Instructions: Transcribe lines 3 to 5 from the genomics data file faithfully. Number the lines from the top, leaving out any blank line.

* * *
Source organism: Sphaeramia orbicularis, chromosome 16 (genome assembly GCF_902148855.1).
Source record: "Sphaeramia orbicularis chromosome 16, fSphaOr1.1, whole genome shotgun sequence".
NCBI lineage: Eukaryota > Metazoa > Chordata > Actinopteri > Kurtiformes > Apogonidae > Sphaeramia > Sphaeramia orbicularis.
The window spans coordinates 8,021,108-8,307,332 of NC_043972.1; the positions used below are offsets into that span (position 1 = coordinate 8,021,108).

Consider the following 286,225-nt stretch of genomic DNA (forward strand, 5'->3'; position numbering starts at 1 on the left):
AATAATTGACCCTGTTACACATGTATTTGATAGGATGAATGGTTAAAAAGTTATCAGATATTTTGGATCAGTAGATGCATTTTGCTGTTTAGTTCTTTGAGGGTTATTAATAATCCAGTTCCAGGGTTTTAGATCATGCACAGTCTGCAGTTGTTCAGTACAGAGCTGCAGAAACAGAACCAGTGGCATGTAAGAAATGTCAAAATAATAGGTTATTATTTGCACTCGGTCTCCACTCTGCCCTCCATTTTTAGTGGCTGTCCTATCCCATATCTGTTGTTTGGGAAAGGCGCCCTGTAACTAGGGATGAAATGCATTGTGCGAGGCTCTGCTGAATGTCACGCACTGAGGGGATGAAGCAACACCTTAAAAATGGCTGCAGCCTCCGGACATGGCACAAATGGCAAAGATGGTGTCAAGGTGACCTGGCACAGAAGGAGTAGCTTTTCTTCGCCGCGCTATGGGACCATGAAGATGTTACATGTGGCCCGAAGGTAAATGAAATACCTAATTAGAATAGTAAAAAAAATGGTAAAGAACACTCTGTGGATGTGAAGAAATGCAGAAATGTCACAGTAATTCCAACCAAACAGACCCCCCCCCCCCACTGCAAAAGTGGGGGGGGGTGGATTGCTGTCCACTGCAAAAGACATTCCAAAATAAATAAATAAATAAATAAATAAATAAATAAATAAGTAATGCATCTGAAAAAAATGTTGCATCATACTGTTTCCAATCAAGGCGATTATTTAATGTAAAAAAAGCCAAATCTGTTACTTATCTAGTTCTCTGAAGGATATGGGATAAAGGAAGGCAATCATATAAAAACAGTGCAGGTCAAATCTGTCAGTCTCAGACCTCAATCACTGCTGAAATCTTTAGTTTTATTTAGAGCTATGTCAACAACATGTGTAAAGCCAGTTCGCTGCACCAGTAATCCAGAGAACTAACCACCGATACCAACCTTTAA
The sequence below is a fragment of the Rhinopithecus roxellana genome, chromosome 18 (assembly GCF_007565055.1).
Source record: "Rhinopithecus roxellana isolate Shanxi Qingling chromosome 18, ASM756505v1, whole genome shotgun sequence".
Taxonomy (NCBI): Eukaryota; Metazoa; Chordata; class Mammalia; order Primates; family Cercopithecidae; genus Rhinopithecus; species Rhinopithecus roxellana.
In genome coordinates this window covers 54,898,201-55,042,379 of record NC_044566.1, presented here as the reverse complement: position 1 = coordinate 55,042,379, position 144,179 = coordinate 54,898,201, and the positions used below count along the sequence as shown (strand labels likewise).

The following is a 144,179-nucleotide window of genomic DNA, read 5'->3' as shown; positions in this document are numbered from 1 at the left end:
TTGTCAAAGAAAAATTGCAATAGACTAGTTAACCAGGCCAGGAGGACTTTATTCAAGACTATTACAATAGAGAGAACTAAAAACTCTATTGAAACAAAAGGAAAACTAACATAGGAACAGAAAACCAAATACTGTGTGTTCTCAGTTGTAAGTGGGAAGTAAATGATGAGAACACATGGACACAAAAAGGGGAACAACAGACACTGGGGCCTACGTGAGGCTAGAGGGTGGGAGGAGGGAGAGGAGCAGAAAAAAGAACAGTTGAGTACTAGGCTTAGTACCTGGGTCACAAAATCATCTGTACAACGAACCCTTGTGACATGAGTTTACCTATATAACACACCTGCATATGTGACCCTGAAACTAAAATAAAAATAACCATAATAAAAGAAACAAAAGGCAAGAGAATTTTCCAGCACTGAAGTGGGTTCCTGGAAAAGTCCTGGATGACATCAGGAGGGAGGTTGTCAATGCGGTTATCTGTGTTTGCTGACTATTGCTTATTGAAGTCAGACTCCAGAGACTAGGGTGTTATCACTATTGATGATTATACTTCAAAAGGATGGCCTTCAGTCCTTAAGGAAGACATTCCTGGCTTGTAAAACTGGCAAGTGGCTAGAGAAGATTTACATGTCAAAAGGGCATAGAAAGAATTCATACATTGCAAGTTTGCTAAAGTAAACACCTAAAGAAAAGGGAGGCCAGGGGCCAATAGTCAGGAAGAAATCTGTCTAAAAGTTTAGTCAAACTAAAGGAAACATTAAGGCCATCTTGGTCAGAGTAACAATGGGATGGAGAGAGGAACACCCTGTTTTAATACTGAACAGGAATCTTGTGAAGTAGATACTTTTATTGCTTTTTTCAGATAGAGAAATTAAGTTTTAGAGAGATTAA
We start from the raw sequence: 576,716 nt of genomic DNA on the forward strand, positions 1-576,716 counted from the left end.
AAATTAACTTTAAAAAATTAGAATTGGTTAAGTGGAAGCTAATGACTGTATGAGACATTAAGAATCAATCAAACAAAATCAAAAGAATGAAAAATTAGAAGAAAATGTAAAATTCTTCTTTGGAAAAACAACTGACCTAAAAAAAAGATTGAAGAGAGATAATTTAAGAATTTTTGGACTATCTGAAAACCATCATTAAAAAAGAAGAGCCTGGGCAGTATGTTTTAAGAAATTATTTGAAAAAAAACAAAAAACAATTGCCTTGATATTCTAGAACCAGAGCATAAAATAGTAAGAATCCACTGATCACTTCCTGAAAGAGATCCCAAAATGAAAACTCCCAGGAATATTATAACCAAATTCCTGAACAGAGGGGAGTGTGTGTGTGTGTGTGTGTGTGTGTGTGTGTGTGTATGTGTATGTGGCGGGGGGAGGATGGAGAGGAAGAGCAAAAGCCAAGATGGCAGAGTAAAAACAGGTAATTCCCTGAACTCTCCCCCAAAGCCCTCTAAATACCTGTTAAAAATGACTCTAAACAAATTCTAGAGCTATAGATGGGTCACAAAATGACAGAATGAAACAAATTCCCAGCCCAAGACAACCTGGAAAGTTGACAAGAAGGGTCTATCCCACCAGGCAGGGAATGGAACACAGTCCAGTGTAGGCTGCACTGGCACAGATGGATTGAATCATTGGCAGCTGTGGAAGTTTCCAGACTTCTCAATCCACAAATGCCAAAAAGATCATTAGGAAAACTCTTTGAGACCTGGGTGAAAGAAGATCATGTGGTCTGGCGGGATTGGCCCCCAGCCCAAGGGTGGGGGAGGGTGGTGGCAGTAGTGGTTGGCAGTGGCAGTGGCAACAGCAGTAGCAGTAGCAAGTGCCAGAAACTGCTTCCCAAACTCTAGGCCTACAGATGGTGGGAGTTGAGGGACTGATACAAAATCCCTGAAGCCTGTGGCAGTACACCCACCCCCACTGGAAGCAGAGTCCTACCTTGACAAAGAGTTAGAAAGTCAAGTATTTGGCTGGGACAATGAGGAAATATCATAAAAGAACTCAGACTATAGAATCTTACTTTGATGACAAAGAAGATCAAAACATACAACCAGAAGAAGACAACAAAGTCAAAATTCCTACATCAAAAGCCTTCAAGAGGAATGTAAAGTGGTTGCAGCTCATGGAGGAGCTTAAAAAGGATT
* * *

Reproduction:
NCBI lineage: Eukaryota > Metazoa > Chordata > Actinopteri > Kurtiformes > Apogonidae > Sphaeramia > Sphaeramia orbicularis.
The window spans coordinates 8,021,108-8,307,332 of NC_043972.1; the positions used below are offsets into that span (position 1 = coordinate 8,021,108).

Consider the following 286,225-nt stretch of genomic DNA (forward strand, 5'->3'; position numbering starts at 1 on the left):